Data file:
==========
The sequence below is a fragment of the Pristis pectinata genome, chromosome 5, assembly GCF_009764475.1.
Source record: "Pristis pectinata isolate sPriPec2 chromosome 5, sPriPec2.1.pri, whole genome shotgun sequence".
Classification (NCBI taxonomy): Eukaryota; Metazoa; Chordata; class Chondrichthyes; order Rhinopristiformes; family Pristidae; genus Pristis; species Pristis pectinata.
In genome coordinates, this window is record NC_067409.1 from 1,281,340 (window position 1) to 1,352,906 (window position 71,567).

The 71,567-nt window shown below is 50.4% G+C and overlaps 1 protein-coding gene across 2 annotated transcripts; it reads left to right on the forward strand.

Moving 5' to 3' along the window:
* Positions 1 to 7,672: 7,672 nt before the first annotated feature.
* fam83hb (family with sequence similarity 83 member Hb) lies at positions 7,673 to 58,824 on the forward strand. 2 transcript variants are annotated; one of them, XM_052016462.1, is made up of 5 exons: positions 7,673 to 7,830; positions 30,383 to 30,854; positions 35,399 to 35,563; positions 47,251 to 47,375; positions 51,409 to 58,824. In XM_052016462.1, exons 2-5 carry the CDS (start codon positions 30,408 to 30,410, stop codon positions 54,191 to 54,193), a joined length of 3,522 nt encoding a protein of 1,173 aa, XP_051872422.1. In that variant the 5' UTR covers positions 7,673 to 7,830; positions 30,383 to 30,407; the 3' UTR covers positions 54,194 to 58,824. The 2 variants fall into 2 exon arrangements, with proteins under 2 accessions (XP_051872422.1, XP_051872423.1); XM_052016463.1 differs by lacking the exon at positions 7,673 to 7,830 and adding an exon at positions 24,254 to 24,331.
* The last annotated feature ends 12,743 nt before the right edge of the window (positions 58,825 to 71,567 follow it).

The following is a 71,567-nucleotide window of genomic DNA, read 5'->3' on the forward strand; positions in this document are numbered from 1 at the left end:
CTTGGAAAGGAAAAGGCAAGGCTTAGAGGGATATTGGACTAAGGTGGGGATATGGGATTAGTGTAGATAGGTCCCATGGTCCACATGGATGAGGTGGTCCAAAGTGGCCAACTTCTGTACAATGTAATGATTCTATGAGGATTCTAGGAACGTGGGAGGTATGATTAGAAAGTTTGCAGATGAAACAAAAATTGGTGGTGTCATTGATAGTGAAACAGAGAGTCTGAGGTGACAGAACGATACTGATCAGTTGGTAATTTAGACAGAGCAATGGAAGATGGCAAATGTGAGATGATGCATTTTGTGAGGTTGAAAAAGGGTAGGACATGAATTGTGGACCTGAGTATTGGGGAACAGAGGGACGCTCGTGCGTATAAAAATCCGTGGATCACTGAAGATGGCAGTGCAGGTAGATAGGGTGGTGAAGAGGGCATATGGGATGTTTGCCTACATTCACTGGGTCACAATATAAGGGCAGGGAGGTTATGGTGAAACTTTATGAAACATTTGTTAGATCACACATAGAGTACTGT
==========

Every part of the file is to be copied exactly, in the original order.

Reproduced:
The sequence below is a fragment of the Pristis pectinata genome, chromosome 5, assembly GCF_009764475.1.
Source record: "Pristis pectinata isolate sPriPec2 chromosome 5, sPriPec2.1.pri, whole genome shotgun sequence".
Classification (NCBI taxonomy): Eukaryota; Metazoa; Chordata; class Chondrichthyes; order Rhinopristiformes; family Pristidae; genus Pristis; species Pristis pectinata.
In genome coordinates, this window is record NC_067409.1 from 1,281,340 (window position 1) to 1,352,906 (window position 71,567).

The 71,567-nt window shown below is 50.4% G+C and overlaps 1 protein-coding gene across 2 annotated transcripts; it reads left to right on the forward strand.

Moving 5' to 3' along the window:
* Positions 1 to 7,672: 7,672 nt before the first annotated feature.
* fam83hb (family with sequence similarity 83 member Hb) lies at positions 7,673 to 58,824 on the forward strand. 2 transcript variants are annotated; one of them, XM_052016462.1, is made up of 5 exons: positions 7,673 to 7,830; positions 30,383 to 30,854; positions 35,399 to 35,563; positions 47,251 to 47,375; positions 51,409 to 58,824. In XM_052016462.1, exons 2-5 carry the CDS (start codon positions 30,408 to 30,410, stop codon positions 54,191 to 54,193), a joined length of 3,522 nt encoding a protein of 1,173 aa, XP_051872422.1. In that variant the 5' UTR covers positions 7,673 to 7,830; positions 30,383 to 30,407; the 3' UTR covers positions 54,194 to 58,824. The 2 variants fall into 2 exon arrangements, with proteins under 2 accessions (XP_051872422.1, XP_051872423.1); XM_052016463.1 differs by lacking the exon at positions 7,673 to 7,830 and adding an exon at positions 24,254 to 24,331.
* The last annotated feature ends 12,743 nt before the right edge of the window (positions 58,825 to 71,567 follow it).

The following is a 71,567-nucleotide window of genomic DNA, read 5'->3' on the forward strand; positions in this document are numbered from 1 at the left end:
CTTGGAAAGGAAAAGGCAAGGCTTAGAGGGATATTGGACTAAGGTGGGGATATGGGATTAGTGTAGATAGGTCCCATGGTCCACATGGATGAGGTGGTCCAAAGTGGCCAACTTCTGTACAATGTAATGATTCTATGAGGATTCTAGGAACGTGGGAGGTATGATTAGAAAGTTTGCAGATGAAACAAAAATTGGTGGTGTCATTGATAGTGAAACAGAGAGTCTGAGGTGACAGAACGATACTGATCAGTTGGTAATTTAGACAGAGCAATGGAAGATGGCAAATGTGAGATGATGCATTTTGTGAGGTTGAAAAAGGGTAGGACATGAATTGTGGACCTGAGTATTGGGGAACAGAGGGACGCTCGTGCGTATAAAAATCCGTGGATCACTGAAGATGGCAGTGCAGGTAGATAGGGTGGTGAAGAGGGCATATGGGATGTTTGCCTACATTCACTGGGTCACAATATAAGGGCAGGGAGGTTATGGTGAAACTTTATGAAACATTTGTTAGATCACACATAGAGTACTGT